The story of James Tissot’s patrons is the story of social transition: in the late nineteenth century, art collecting ceased to be the prerogative of the aristocracy and became a status symbol for the new class of wealthy industrialists.
Tissot moved to Paris from the seaport of Nantes in 1856 (before he turned 20 on October 15 of that year), to study art. He lived in rented rooms in the crowded Latin Quarter and made his début at the Salon in 1859. By 1865, Tissot was earning 70,000 francs a year, and had found his entrée to aristocratic patronage with The Marquis and the Marchioness of Miramon and their children [René de Cassagne de Beaufort, marquis de Miramon (1835 – 1882) and his wife, née Thérèse Feuillant (1836 – 1912), with their first two children, Geneviève (1863 – 1924) and Léon (1861 – 1884) on the terrace of the château de Paulhac in Auvergne]. The portrait of the Marquis and Marchioness of Miramon and their children remained in the family until 2006, when it was acquired by the Musée d’Orsay. When exhibited in Paris in 1866, this painting served as Tissot’s calling card to the lucrative market for Society portraiture.
By 1866, Tissot’s oil portraits included dapper, upper-class gentlemen, attractive and well-dressed ladies of leisure, and a wealthy-looking boy of 12 or so wearing knee breeches and red and white diced Scottish hose. Most stunning was his Portrait of the Marquise de Miramon, née Thérèse Feuillant, in her sitting room at the château de Paulhac in Auvergne. Tissot wrote to her husband, who had commissioned the portrait, asking permission to display her portrait at the 1867 Paris International Exhibition. The J. Paul Getty Museum, in Los Angeles, California, acquired the picture from the family in 2007.
In 1866 – at age 30 – Tissot won the right to exhibit anything he wished at the Salons.
Busy with commissions from his aristocratic patrons, he bought property to build a mansion in the avenue de l’Impératrice (Empress Avenue, now avenue Foch), Baron Haussmann’s magnificent new boulevard linking the Place de l’Etoile and the park grounds at the Bois de Boulogne.
While his house was under construction, Tissot painted Portrait of Eugène Coppens de Fontenay (1824 –1896), the president of the exclusive Jockey Club in Paris. Married in 1853, Eugène Aimé Nicolas Coppens de Fontenay had three children.
Portrait of Eugène Coppens de Fontenay remained in the family until 1971, when it was sold at Christie’s, London for $ 4,352 USD/£1,800 GBP. It was purchased by the City of Philadelphia in 1972 and is on display at the Philadelphia Museum of Art.
Tissot moved into his elegant new villa by 1868, and he furnished it in lavish Second Empire taste, forming a collection of Chinese and Japanese art for which he became renowned, and which he featured in many of his paintings. That year, he painted a hearty slice of the French aristocracy in a group portrait, The Circle of the Rue Royale (1868). Members of this exclusive club, founded in 1852, each paid Tissot a sitting fee of 1,000 francs. He portrayed them on a balcony of the Hôtel de Coislin overlooking the Place de la Concorde (if you look closely at the original painting, you can see the horse traffic through the balustrade). From left to right: Count Alfred de La Tour Maubourg (1834-1891), Marquis Alfred du Lau d’Allemans (1833-1919), Count Étienne de Ganay (1833-1903), Captain Coleraine Vansittart (1833-1886), Marquis René de Miramon (1835-1882), Count Julien de Rochechouart (1828-1897), Baron Rodolphe Hottinguer (1835-1920; he kept the painting according to the agreed-upon drawing of lots), Marquis Charles-Alexandre de Ganay (1803-1881), Baron Gaston de Saint-Maurice (1831-1905), Prince Edmond de Polignac (1834-1901), Marquis Gaston de Galliffet (1830-1909) and Charles Haas (1833-1902). The Musée d’Orsay acquired The Circle of the Rue Royale in 2011 from Baron Hottinguer’s descendants.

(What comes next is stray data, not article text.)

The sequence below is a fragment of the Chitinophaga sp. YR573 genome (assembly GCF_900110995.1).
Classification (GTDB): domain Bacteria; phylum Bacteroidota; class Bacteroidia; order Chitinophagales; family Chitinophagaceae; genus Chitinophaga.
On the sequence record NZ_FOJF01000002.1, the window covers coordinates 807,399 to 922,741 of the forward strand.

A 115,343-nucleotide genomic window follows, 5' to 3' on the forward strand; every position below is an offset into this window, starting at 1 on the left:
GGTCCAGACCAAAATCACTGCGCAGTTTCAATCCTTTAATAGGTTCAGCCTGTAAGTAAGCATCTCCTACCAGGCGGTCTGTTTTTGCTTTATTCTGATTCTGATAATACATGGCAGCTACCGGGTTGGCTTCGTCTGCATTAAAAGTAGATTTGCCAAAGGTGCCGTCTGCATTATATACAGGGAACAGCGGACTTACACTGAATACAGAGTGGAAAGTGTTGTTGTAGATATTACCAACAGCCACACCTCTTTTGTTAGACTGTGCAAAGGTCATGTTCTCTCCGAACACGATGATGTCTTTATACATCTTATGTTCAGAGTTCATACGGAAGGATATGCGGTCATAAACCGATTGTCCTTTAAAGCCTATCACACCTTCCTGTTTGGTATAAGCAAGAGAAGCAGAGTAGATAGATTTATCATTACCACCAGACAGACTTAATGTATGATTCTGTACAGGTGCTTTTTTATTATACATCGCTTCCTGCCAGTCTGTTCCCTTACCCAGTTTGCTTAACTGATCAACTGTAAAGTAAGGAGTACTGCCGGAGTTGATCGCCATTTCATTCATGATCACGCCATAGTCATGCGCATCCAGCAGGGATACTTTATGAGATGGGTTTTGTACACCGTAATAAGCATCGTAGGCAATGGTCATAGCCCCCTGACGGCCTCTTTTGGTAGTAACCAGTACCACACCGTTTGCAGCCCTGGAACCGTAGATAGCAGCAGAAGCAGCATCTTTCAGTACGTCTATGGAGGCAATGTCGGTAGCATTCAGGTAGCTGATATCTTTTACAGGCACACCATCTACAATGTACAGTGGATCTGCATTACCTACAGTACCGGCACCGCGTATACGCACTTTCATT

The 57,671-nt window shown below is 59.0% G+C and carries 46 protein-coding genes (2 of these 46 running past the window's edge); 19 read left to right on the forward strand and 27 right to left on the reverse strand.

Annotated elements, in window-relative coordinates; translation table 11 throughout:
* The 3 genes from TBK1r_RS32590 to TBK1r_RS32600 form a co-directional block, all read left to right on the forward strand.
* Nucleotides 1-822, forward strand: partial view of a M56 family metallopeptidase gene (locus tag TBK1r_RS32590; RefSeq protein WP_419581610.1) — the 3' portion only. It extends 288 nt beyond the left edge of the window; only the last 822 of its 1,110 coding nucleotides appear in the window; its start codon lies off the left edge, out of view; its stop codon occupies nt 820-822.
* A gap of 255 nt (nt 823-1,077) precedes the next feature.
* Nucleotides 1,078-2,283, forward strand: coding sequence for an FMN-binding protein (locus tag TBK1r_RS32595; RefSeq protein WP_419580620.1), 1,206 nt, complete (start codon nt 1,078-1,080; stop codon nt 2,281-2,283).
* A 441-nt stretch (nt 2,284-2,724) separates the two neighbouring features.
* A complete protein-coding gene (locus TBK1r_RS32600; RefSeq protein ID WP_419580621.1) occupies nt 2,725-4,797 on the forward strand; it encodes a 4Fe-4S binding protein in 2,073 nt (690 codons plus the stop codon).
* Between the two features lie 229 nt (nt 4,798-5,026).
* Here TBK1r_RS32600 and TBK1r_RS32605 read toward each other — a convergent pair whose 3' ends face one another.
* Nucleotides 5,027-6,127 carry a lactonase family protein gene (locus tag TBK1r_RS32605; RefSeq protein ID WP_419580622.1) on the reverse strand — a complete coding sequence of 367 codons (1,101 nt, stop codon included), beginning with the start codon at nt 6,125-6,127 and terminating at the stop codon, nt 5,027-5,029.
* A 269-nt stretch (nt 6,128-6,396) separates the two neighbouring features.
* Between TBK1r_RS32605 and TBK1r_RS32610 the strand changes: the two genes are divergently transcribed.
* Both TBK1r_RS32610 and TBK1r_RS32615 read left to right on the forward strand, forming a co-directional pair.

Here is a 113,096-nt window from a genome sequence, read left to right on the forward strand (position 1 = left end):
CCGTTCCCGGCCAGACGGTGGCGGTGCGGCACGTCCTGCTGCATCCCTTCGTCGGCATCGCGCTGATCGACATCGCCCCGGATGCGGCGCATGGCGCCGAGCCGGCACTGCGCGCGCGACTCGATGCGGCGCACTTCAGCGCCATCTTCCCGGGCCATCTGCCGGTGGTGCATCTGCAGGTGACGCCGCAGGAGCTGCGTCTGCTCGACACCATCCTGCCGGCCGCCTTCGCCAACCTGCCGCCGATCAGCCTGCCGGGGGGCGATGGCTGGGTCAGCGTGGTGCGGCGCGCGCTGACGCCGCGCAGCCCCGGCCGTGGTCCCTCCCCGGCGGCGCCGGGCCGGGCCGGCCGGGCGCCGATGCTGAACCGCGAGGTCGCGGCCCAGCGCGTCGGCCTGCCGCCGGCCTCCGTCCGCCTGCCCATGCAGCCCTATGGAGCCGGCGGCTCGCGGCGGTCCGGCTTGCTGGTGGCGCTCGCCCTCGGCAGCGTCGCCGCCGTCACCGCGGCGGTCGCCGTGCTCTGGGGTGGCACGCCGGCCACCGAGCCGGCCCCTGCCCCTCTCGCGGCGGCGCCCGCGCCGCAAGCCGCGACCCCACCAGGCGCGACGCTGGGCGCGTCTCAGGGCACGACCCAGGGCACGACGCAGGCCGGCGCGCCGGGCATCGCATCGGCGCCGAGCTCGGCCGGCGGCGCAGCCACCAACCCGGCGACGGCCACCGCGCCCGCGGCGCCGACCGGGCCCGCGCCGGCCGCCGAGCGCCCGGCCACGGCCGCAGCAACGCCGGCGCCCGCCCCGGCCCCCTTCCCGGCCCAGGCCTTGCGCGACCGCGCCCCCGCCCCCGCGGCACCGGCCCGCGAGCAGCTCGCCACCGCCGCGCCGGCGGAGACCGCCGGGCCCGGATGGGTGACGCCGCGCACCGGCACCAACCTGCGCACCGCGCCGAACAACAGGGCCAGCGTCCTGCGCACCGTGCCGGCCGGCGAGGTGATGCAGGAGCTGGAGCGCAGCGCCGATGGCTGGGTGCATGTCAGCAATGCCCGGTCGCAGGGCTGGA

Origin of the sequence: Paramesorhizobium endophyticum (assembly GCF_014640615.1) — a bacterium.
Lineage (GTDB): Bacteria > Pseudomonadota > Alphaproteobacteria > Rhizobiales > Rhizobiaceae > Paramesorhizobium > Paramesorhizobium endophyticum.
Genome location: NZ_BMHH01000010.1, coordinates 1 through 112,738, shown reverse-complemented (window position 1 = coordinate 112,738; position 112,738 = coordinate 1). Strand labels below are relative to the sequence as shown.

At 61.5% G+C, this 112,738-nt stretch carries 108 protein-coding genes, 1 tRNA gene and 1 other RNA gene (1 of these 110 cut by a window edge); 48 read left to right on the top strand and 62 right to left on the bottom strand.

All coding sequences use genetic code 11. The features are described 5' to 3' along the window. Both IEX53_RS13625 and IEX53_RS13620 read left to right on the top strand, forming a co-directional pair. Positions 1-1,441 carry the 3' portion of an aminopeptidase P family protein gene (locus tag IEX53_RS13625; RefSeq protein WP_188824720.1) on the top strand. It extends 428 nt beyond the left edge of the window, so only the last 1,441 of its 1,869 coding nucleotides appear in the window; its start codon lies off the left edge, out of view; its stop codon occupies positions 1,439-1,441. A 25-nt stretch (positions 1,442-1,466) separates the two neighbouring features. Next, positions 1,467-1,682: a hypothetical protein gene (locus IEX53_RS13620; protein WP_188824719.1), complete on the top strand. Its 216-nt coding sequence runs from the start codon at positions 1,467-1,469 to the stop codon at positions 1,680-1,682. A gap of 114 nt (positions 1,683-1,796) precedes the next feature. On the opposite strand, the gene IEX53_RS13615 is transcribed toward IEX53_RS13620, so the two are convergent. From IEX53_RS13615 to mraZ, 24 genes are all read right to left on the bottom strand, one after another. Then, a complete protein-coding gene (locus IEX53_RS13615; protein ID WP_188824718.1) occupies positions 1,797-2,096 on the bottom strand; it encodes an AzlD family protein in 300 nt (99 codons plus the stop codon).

At the Paris Salon in 1868, Tissot exhibited two oil paintings, one of which, Beating the Retreat in the Tuileries Gardens, was purchased by Napoléon III’s influential cousin, Princess Mathilde. Mathilde was an artist herself and had won a medal at the Salon in 1865.
Meanwhile, the rising industrial class was beginning to invest in art.
Tissot exhibited Le confessional (Leaving the Confessional, 1865), an oil painting, at the Salon in 1866 when he was 30, still living in student lodgings in the Latin Quarter while gaining recognition and success in Paris. A watercolor version, which is smaller but otherwise virtually identical to the original oil, was commissioned in 1867 by American grain merchant and liquor wholesaler William Thompson Walters (1819 – 1894). Upon his death, his son and fellow art collector Henry Walters (1848 – 1931), inherited his father’s collection and bequeathed it to the Walters Art Museum in Baltimore, Maryland at his death. Tissot’s watercolor, The Confessional, is not on view.
Other collectors of James Tissot’s paintings in the United States included: Massachusetts shipper and banker Alvin Adams (1804 – 1877); New York lawyer Robert Livingston Cutting (1836 – 1894); Pennsylvania dry goods merchant, woolens manufacturer and financier Thomas Dolan (1834 – 1914); Pennsylvania banker, real estate developer and distiller Henry C. Gibson (1830 – 1891); and New York lawyer and judge Henry Hilton (1824 – 1899).